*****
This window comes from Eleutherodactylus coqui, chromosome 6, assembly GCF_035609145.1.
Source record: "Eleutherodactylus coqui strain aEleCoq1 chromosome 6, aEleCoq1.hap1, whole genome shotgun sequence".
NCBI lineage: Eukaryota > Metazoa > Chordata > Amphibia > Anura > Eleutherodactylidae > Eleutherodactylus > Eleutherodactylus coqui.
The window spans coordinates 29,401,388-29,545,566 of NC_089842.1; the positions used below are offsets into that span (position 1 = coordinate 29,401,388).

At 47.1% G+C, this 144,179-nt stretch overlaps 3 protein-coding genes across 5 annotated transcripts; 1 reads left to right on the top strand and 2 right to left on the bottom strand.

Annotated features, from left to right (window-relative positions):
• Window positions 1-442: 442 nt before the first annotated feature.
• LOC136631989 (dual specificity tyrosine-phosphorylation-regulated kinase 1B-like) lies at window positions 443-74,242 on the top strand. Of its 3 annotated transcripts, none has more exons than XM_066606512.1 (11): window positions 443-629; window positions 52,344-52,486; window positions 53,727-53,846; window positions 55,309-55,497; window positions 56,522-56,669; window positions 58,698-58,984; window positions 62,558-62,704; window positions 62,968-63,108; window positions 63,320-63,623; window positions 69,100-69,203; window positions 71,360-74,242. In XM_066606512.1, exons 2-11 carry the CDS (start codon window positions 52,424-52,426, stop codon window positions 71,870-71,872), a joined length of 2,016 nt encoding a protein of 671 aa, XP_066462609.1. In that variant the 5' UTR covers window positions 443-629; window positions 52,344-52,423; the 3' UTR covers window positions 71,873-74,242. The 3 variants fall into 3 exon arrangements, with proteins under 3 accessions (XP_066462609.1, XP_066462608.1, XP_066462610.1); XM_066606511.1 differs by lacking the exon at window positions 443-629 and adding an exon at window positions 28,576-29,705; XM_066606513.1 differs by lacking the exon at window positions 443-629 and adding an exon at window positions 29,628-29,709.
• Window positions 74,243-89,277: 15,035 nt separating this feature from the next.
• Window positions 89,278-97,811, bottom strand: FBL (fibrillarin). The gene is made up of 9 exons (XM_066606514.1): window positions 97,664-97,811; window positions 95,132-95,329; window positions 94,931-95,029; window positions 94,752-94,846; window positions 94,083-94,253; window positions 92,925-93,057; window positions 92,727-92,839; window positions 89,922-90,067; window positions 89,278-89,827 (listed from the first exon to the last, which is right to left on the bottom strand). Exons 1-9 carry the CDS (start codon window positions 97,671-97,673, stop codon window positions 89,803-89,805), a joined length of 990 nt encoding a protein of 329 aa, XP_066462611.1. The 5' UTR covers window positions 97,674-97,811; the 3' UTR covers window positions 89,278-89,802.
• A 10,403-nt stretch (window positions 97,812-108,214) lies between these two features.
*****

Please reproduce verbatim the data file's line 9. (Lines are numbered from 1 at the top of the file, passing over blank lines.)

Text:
• Window positions 74,243-89,277: 15,035 nt separating this feature from the next.